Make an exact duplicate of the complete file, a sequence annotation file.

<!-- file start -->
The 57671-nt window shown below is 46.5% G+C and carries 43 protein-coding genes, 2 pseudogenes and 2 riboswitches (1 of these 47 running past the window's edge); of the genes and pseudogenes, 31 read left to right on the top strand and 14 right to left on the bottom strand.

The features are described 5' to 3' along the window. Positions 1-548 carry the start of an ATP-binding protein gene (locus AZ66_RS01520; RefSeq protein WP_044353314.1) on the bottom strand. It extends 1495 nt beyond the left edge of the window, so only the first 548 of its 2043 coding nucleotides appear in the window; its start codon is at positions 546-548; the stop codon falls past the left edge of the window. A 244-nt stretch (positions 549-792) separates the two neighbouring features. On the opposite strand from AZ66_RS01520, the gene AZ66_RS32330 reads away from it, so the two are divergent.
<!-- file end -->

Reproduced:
The 57671-nt window shown below is 46.5% G+C and carries 43 protein-coding genes, 2 pseudogenes and 2 riboswitches (1 of these 47 running past the window's edge); of the genes and pseudogenes, 31 read left to right on the top strand and 14 right to left on the bottom strand.

The features are described 5' to 3' along the window. Positions 1-548 carry the start of an ATP-binding protein gene (locus AZ66_RS01520; RefSeq protein WP_044353314.1) on the bottom strand. It extends 1495 nt beyond the left edge of the window, so only the first 548 of its 2043 coding nucleotides appear in the window; its start codon is at positions 546-548; the stop codon falls past the left edge of the window. A 244-nt stretch (positions 549-792) separates the two neighbouring features. On the opposite strand from AZ66_RS01520, the gene AZ66_RS32330 reads away from it, so the two are divergent.